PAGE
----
Yes, you would be able to install the OEM of Windows on your new hard drive. However, you must watch how much you change your computer's confirguration. Often when you register it, your computer configuration will be recorded, and if it changes too much, they will think you are installing it on a different PC. At that time, you'll have to make the toll-free phone call and explain what is going on...that you're not just installing it on all of the computers in your neighborhood. It's not a problem, but can be an inconvenience.
Yes, they come with all of the drivers. On the OEM disk is the FULL version of Windows XP, with everything that the retail disk contains. However, things like icons, the Help center, etc are customized, and extra programs (free or trial) are added to the mix.
Legally, there is some debate. This is copied from the Microsoft OEM System Builder license (which Newegg linked to):
''If the individual software license is a desktop operating system (including Windows XP Media Center Edition),we grant you a nonexclusive right to distribute individual software licenses; provided that each one is distributedwith either (a) a fully assembled computer system or (b) a nonperipheral computer hardware component. A ?fully assembled computer system? means a computer system consisting of at least a central processingunit, a motherboard, a hard drive, a power supply, and a case. A ?nonperipheral computer hardware component? means a component that will be an integral part of the fully assembled computer system on which the individual software license will be installed.''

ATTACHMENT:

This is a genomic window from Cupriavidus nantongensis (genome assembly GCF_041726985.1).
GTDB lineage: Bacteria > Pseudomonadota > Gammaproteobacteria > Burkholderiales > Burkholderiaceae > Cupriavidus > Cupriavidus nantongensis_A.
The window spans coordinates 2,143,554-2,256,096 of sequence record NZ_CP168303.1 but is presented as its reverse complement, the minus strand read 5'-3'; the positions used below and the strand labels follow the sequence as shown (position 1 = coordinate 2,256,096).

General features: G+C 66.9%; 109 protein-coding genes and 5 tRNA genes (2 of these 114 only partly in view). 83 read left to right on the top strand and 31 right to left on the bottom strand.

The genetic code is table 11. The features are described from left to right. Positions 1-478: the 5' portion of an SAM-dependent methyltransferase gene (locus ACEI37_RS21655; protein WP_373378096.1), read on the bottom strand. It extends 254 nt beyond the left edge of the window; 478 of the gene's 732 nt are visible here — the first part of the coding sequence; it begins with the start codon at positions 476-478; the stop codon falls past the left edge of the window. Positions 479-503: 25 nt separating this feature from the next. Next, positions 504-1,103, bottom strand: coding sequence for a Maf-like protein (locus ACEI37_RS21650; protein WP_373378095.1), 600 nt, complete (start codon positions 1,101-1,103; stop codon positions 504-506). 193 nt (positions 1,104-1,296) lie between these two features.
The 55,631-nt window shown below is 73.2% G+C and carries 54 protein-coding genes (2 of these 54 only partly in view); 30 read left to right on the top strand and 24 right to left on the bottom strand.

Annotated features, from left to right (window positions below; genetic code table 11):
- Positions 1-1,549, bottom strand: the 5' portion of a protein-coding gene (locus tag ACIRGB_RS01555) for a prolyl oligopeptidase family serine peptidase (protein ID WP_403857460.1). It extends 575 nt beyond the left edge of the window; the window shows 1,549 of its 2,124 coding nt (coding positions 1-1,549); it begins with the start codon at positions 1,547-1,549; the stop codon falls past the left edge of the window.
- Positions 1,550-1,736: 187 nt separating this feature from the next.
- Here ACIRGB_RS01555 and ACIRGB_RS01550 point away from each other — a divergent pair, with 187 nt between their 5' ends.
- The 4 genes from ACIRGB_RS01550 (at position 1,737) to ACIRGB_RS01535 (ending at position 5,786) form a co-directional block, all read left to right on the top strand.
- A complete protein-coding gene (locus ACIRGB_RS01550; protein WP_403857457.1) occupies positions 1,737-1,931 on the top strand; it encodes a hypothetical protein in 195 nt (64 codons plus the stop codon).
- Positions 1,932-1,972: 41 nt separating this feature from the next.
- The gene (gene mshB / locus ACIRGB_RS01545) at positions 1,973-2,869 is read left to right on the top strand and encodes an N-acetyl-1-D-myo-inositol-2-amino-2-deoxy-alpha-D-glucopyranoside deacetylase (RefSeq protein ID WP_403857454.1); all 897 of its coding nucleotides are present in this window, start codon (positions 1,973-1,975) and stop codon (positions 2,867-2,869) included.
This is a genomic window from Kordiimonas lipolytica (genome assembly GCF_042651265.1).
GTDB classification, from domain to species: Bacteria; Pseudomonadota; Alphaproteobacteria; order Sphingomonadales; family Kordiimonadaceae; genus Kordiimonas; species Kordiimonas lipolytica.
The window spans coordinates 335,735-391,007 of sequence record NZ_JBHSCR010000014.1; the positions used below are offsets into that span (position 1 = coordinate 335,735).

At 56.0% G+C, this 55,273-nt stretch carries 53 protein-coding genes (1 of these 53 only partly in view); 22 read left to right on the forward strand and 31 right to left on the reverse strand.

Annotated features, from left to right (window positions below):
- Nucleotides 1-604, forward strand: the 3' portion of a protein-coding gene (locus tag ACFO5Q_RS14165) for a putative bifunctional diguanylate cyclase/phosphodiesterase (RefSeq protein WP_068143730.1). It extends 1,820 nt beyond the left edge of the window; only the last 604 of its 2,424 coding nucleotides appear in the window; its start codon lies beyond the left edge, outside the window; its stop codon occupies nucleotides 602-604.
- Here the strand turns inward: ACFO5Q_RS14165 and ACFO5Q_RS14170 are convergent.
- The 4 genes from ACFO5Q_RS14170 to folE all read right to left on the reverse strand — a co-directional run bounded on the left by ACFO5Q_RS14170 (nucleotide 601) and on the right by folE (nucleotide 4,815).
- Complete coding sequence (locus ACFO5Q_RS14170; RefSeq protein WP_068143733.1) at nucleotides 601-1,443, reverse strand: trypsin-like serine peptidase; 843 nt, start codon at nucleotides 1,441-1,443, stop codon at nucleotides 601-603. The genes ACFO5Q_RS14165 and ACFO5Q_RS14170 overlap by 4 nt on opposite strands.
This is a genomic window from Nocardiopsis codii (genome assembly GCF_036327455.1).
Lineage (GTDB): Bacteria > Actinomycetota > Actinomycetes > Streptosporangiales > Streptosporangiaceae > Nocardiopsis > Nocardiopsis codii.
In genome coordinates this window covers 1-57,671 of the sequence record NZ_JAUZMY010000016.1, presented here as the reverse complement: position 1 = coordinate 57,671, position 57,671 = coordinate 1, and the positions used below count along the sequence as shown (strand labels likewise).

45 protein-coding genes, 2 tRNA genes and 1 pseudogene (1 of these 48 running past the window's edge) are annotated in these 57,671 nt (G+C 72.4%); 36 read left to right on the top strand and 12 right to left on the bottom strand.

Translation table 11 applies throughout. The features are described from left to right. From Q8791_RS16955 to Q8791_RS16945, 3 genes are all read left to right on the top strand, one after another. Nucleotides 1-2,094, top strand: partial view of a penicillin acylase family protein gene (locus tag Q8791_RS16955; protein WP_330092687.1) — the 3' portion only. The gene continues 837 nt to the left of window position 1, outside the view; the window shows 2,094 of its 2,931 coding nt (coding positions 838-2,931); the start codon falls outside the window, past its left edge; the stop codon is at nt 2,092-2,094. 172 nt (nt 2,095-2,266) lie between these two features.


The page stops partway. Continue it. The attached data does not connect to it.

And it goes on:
This means that it can be included with a a complete computer or a major piece of equipment, such as a motherboard, but not by itself or with something as simple as a power cord. Thus, the OEM version of Windows XP being sold by Newegg is probably not completely legit. However, Newegg may have an agreement with Microsoft...something you'll definately want to check into. (Usually I'd say it's illegal and pirated, but Newegg is a fairly respectably company, so I'm willing to give them the benefit of the doubt.)
Also, note that by accepting the OEM system builder license, you are responsible for all tech support...not Microsoft or a PC manufacturer. Also, sometimes OEM software won't work with your computer...such failure isn't guarenteed....it's a risk you'd have to take. (This is all stated in Newegg's Software return Policy.)
Considering all of this, you would probably be better off just purchasing an upgrade to Windows XP from Microsoft...Windows XP Home upgrade is just $99 for those with Windows 98/98SE or Windows ME. You can also get the Windows XP pro. upgrade for $199 if you have Windows 98/98SE, Windows ME, or Windows 2000. (Those who own previous versions of Windows, and those who don't currently own legitimate versions, are not eligible for the upgrade and must pay an extra $100 for the full version.)
Hope this helps,